Colombia: Out of the shadows

A beach in Tayrona National Park, Colombia. Photo / Thinkstock
A beach in Tayrona National Park, Colombia. Photo / Thinkstock

Being British, beaches didn't give me much to shout about in my formative years.

Blackpool had its fish and chips and funfairs, but its coast was a regular on the European roll of dishonour for the kind of nasties you won't want to read about over Sunday brunch. Cornwall had its moments, but the weather was unpredictable and the Atlantic Ocean bracing at best. New Zealand was a revelation. You could drive in any direction towards the coast and find fine strips of near pristine sand lapped by brilliant blue water.

So I took Colombia's boasting of being home to "the most beautiful beach in the world" with more than a pinch of saltwater.

The beach in question is El Cabo San Juan, in Tayrona National Park, on the country's Caribbean coast. You can't reach it by car, and my scepticism was bolstered by a substantial dose of grumpiness as I battled high humidity on the jungle trails that led there. To say the effort was worth it is like saying Paul Henry can be a bit controversial.

It's as if a committee of international experts have combined to create a beach for a Disney waterpark. Two rounded half-moon bays split by a narrow sandspit ending in a rocky promontory; clear, hot ocean punctured by perfectly rounded boulders on one side and fishing boats on the other; shady palms leading to dense jungle running up to cool mountains.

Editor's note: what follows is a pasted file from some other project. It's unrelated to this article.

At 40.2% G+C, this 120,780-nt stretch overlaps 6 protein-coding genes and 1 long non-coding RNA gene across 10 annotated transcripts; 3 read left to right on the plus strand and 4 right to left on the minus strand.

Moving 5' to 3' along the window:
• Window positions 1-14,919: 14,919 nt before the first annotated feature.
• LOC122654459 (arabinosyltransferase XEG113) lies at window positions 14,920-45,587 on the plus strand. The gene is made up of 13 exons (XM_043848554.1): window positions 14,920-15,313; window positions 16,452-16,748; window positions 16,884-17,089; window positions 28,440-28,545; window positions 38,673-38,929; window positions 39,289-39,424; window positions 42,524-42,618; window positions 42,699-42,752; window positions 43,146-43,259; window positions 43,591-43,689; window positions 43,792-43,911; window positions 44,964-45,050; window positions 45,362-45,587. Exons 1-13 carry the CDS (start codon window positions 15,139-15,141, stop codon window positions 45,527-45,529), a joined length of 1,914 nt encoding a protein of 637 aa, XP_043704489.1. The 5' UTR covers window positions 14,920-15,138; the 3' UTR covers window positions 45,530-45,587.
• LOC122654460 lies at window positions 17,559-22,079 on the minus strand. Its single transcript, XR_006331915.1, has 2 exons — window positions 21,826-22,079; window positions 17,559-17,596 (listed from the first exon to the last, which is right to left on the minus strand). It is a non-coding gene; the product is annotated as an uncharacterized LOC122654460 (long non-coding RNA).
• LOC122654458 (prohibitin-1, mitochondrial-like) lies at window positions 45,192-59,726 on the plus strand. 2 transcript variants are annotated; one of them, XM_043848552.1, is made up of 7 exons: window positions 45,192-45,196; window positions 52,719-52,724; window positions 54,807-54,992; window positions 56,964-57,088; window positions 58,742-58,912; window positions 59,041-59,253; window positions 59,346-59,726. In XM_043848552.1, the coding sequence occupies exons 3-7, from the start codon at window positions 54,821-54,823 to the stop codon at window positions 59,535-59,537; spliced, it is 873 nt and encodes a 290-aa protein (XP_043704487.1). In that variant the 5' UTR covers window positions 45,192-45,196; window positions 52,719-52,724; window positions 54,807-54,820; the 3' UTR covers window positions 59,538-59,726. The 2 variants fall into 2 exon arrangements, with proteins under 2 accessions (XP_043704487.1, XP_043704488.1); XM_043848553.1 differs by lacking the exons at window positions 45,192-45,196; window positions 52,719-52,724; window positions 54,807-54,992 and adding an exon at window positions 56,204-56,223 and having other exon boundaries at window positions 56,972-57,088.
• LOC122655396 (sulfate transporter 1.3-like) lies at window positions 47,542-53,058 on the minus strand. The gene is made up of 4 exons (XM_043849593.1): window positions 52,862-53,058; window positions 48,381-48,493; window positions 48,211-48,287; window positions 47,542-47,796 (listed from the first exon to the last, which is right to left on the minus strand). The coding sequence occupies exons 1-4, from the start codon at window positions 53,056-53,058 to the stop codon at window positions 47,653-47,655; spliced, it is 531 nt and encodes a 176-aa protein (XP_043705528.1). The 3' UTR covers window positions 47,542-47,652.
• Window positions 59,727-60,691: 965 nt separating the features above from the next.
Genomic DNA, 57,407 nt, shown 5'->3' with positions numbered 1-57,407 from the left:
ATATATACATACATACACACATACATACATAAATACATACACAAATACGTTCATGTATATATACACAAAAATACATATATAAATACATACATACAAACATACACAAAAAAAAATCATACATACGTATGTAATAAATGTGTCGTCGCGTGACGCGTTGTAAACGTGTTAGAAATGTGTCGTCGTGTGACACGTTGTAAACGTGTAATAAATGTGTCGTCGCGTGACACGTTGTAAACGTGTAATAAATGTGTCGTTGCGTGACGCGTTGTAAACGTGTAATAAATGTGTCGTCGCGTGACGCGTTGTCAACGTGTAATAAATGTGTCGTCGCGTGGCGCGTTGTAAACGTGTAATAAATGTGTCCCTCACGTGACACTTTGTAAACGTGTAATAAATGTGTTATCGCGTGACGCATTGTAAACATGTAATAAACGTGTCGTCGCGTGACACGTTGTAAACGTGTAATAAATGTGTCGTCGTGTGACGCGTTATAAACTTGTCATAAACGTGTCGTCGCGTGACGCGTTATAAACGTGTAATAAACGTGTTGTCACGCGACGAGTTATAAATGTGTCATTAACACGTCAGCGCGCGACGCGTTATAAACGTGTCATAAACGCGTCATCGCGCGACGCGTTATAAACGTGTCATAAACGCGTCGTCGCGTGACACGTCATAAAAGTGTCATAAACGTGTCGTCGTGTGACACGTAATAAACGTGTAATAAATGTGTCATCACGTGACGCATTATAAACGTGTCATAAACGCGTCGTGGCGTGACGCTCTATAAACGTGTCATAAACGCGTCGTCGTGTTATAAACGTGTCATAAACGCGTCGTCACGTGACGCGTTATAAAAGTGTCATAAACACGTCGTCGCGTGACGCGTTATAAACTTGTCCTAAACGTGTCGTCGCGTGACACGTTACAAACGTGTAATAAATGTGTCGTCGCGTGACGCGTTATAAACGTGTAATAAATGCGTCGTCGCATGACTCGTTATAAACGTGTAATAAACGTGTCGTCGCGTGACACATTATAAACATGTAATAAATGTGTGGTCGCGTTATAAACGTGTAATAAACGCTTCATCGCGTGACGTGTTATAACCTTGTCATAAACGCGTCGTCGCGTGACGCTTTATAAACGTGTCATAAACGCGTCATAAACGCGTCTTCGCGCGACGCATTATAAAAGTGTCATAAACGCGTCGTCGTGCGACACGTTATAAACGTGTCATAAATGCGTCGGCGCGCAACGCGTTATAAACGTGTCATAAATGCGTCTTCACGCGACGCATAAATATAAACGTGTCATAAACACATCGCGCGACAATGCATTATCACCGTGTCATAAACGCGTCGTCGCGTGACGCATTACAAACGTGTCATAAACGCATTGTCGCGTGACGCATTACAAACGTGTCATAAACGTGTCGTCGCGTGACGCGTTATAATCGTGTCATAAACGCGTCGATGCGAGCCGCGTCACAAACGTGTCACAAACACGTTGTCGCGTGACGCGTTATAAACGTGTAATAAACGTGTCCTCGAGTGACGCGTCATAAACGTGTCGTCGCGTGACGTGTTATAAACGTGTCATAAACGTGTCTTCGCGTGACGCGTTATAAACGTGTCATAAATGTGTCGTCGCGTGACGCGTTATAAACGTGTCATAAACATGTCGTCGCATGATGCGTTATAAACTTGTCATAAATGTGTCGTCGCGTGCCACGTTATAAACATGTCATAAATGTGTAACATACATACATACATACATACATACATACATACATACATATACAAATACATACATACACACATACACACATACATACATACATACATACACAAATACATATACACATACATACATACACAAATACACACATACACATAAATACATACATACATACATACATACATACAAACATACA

Not to mention fresh fish for dinner and rich red sunsets.

If you suggested holidaying in Colombia a few years ago, you'd be deemed to have taken too much of the drug that made it infamous. Murderous cocaine cartels ensured tourism was almost non-existent, and the war between FARC guerrillas and the government didn't help. Fast forward to 2010 and Colombia's not perfect, but it's safe if you avoid certain areas and show common sense.

Nowhere is the transformation more marked than in the capital Bogota. Once one of the world's murder capitals, the city now boasts a booming economy, huge swathes of affluent suburbs and a public-transport system that leaves anything in New Zealand for dead.

Plaza de Bolivar, named after the revolutionary who led South America's successful fight against the Spanish, is the heart of downtown. It's surrounded by fine stone government buildings and a 19th-century cathedral. Nearby is La Candelaria, a rabbit warren of streets containing the colourful old town.

Other key sites are the Cerro de Monserrate, a mountain offering a bird's-eye view of the city, and the lookout on the top floor of the 48-storey Colpatria office building, if you want a similar perspective with less effort.

Tourists are advised to keep their valuables hidden and watch for pickpockets, particularly on the excellent bus network, but I've felt in more danger avoiding drunken yobs on Queen St during the early hours of weekend mornings.

There were no such problems in the Zona Rosa, a compact grid of restaurants and night-spots in the moneyed northern suburbs.

Packed and pumped on the Colombian equivalent of Valentine's Day, it was pricey but trouble-free, a world-class party central and the perfect place to salsa until dawn.

Bogota is slap-bang in the middle of Colombia.

Although the threat posed by the cartels has diminished, tourists should avoid areas around the borders with Ecuador and Venezuela, where the government-guerilla war is rumbling on.